"Fifteen years ago, they added an 'athletics' category, and it's really meant for spaces such as weight and fitness rooms, and that's 50 square feet per person. But most building officials won't let you use that for a racquetball court. Divide the 800 square feet of a racquetball court by 15, and that makes the occupant load 53, which is just stupid. A typical two-court gym of maybe 14,000 square feet makes the occupant load 933. If you're just doing basketball games with no seating, that's crazy."
Since all the numbers from all the activity spaces are added up to determine the building occupancy, the 400 people who are supposedly on your three-lane jogging track simultaneously are going to cause you to spend a lot more money on your building in the form of exit doors, plumbing fixtures, air-handling units and the simple bricks and mortar it will take to accommodate the extra circulation space. Many code officials can be persuaded to use lower figures — Fuchigami says it helps if they've played racquetball or visited a recreation center — but the fact that it's up to a local official "to decide what he's going to make you do" still grates.
"There have been great strides made in assigning more appropriate square footage for some activity spaces," says Erik Kocher, a principal at St. Louis-based Hastings & Chivetta Architects. "But there are still code officials who — you know, you're a paid civil servant, and you want to take no risks, so why would you change from the written code? They'll insist that 'recreation' is the same as 'assembly,' but conceptually they're two different things. By code, a 125,000-square-foot rec center will hold 6,000 people — even if it's on a college campus of 4,000. We still have different officials interpret that differently."
Code officials will have different interpretations, in fact, even of certain physical code requirements that seem like they ought to be standard in all buildings — the recreation center equivalent of, say, the "one outlet every 6 feet" of residential-construction electrical codes. "The fire marshal reviewing your building will say, 'I want fire extinguishers every 75 feet per code,' " says Chris Kastelic, a principal with Denver-based Sink Combs Dethlefs. "But another fire marshal in the same jurisdiction might say, 'I don't care where you put fire extinguishers. If there's a fire alarm, I want people out of the building, I don't want them looking for a fire extinguisher.' There can be a whole different mentality for how you should protect buildings and building occupants."
To cite another example, it should be a simple matter to locate fire sprinklers over spaces that can catch fire and burn, with the individual sprinkler heads at specific intervals to provide ample coverage in those areas. Sprinklers, though, are not so simple if a code official sticks to the letter of the code rather than the spirit. Code requires them in every part of a recreation center, including over the pool deck, of all places. A code official might also require them on gym and atrium ceilings so tall that, as Kocher notes, the water would have "no effect, because the water evaporates before it hits the floor and isn't concentrated enough to put out the fire."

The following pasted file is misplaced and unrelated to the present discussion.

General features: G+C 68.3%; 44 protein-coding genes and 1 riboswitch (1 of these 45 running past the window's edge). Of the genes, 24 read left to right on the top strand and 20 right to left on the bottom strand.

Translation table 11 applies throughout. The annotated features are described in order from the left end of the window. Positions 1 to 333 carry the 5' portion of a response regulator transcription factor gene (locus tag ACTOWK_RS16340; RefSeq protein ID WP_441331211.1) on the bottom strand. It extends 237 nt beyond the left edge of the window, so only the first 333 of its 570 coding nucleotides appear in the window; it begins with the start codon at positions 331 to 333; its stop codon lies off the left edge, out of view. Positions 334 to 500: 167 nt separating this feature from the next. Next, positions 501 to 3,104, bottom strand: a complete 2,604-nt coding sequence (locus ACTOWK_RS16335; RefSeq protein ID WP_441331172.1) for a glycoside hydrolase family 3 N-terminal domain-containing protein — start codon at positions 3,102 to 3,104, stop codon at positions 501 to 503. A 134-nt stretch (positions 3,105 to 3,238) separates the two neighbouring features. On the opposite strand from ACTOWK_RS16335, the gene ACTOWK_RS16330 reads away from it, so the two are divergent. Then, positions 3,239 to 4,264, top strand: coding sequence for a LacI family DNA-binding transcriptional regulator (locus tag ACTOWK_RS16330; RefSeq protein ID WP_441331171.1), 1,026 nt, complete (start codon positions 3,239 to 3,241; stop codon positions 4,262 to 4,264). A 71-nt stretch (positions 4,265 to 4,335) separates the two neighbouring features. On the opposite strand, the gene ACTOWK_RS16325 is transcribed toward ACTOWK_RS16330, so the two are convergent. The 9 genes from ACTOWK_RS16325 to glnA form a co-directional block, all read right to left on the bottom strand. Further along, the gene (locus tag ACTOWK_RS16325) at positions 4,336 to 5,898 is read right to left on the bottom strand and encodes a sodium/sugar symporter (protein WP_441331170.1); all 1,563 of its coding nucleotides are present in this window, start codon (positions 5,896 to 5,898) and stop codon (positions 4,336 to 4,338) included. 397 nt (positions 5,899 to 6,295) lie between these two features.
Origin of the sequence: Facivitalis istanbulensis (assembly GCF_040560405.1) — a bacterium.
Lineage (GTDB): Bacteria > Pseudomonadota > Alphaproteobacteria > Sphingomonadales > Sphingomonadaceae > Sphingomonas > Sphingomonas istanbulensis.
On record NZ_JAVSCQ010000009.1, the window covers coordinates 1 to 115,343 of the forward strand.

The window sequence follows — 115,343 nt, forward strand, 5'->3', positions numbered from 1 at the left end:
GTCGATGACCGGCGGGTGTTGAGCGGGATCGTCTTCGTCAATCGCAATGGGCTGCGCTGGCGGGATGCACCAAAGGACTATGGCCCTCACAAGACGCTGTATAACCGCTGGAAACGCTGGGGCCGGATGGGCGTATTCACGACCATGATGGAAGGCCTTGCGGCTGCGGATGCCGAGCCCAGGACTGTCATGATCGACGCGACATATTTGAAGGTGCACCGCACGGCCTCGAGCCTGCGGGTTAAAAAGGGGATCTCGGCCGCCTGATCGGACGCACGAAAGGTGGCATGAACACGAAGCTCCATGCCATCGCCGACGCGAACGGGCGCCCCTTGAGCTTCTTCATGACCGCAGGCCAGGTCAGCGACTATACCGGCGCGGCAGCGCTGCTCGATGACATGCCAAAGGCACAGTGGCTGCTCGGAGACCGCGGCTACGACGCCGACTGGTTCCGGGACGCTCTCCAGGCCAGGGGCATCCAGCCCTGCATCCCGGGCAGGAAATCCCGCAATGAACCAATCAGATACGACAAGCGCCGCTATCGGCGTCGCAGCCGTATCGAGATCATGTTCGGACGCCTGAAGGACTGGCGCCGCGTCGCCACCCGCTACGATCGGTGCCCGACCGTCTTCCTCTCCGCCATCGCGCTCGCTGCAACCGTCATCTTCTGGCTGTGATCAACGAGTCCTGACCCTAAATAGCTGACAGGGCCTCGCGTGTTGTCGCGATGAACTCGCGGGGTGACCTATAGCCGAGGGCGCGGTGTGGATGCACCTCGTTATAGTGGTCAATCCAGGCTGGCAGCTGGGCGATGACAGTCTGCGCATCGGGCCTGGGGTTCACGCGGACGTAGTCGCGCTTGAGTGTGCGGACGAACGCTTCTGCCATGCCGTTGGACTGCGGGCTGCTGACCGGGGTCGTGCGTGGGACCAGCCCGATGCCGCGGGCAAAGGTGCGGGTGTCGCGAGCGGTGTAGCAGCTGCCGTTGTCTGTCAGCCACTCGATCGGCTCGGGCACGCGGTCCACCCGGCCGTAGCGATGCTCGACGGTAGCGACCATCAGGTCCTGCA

"One that kills us is sprinklers in racquetball courts," says Kastelic. "You have to have them, but there's no such thing as heavy-duty concealed or recessed sprinkler heads — so inevitably a ball hits the sprinkler and busts the solenoid, and you just bought yourself a new racquetball court floor."
A suspended jogging track, meanwhile — something that a recreation professional would consider pedestrian — will be no walk in the park for the code official who looks over the drawings, or the second code official who comes to the facility during construction and overrules the decisions of the previous code official (a common situation, says Kocher). Since sprinklers are often among a facility's last additions, notes Ann Drummie, senior project manager with Washington, D.C.-based Brailsford & Dunlavey, the code official's walk-through may prompt last-minute change orders — especially if, in the official's determination, the jogging track is likely to be used as an emergency egress path. (Some code officials will insist on sprinklers if an exit door is located directly off the track, Drummie says.)
"My argument would be that the users of a jogging track are all running, so that area will clear out in a fire faster than any other space in the building," Kocher says, only half joking, adding that the code seems redundant in this case. "A suspended jogging track is a piece of structure hanging in a bigger piece of structure that is already protected with a sprinkler system. We've built 120 of these facilities with suspended tracks, and we don't ordinarily have to protect them, but there was one recent case we had an unaccommodating code official come in and require us to put sprinklers over it and use a spray-on intumescent paint on the underside, which we then had to hide with a gypsum bulkhead."
Those extra costs, though not insignificant, pale in comparison to the cost of designing a recreation center with toilets for 6,000 people. Says Kocher, "A rec center at its capacity might hold 500 people. You can do the math — here's a basketball court with two teams playing and two waiting, here's a racquetball court with two, four or eight players for Wallyball. There's code occupancy and there's real occupancy. You'd think that, realistically, you wouldn't have to deal with any of these things. Well, sometimes you do, sometimes you don't. You're at the whim of the inspector."